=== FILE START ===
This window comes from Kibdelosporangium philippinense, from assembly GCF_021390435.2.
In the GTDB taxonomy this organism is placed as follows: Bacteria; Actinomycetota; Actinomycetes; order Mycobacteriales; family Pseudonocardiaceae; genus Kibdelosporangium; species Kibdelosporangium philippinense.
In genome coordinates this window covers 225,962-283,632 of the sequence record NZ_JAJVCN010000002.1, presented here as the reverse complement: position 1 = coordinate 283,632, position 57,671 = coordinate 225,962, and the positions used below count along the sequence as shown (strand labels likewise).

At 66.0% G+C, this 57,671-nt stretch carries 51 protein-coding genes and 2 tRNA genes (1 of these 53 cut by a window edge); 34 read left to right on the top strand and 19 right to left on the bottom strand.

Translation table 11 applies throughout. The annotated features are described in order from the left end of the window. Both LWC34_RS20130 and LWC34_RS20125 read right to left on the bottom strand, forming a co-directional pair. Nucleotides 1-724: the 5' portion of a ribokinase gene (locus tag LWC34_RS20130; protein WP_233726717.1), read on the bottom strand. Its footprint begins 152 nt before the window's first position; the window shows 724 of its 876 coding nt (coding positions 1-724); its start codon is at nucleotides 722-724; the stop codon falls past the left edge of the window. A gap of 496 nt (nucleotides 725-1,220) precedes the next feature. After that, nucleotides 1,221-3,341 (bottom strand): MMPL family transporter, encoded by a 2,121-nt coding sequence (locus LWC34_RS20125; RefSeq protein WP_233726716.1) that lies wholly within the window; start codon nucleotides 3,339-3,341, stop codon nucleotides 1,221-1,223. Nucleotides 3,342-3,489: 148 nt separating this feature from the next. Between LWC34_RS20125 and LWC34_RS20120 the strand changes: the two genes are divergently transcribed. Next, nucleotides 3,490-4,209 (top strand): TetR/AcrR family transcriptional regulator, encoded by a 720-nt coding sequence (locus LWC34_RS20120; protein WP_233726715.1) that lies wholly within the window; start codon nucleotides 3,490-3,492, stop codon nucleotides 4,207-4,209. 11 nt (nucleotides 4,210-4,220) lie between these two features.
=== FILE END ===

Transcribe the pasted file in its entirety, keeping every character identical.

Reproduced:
This window comes from Kibdelosporangium philippinense, from assembly GCF_021390435.2.
In the GTDB taxonomy this organism is placed as follows: Bacteria; Actinomycetota; Actinomycetes; order Mycobacteriales; family Pseudonocardiaceae; genus Kibdelosporangium; species Kibdelosporangium philippinense.
In genome coordinates this window covers 225,962-283,632 of the sequence record NZ_JAJVCN010000002.1, presented here as the reverse complement: position 1 = coordinate 283,632, position 57,671 = coordinate 225,962, and the positions used below count along the sequence as shown (strand labels likewise).

At 66.0% G+C, this 57,671-nt stretch carries 51 protein-coding genes and 2 tRNA genes (1 of these 53 cut by a window edge); 34 read left to right on the top strand and 19 right to left on the bottom strand.

Translation table 11 applies throughout. The annotated features are described in order from the left end of the window. Both LWC34_RS20130 and LWC34_RS20125 read right to left on the bottom strand, forming a co-directional pair. Nucleotides 1-724: the 5' portion of a ribokinase gene (locus tag LWC34_RS20130; protein WP_233726717.1), read on the bottom strand. Its footprint begins 152 nt before the window's first position; the window shows 724 of its 876 coding nt (coding positions 1-724); its start codon is at nucleotides 722-724; the stop codon falls past the left edge of the window. A gap of 496 nt (nucleotides 725-1,220) precedes the next feature. After that, nucleotides 1,221-3,341 (bottom strand): MMPL family transporter, encoded by a 2,121-nt coding sequence (locus LWC34_RS20125; RefSeq protein WP_233726716.1) that lies wholly within the window; start codon nucleotides 3,339-3,341, stop codon nucleotides 1,221-1,223. Nucleotides 3,342-3,489: 148 nt separating this feature from the next. Between LWC34_RS20125 and LWC34_RS20120 the strand changes: the two genes are divergently transcribed. Next, nucleotides 3,490-4,209 (top strand): TetR/AcrR family transcriptional regulator, encoded by a 720-nt coding sequence (locus LWC34_RS20120; protein WP_233726715.1) that lies wholly within the window; start codon nucleotides 3,490-3,492, stop codon nucleotides 4,207-4,209. 11 nt (nucleotides 4,210-4,220) lie between these two features.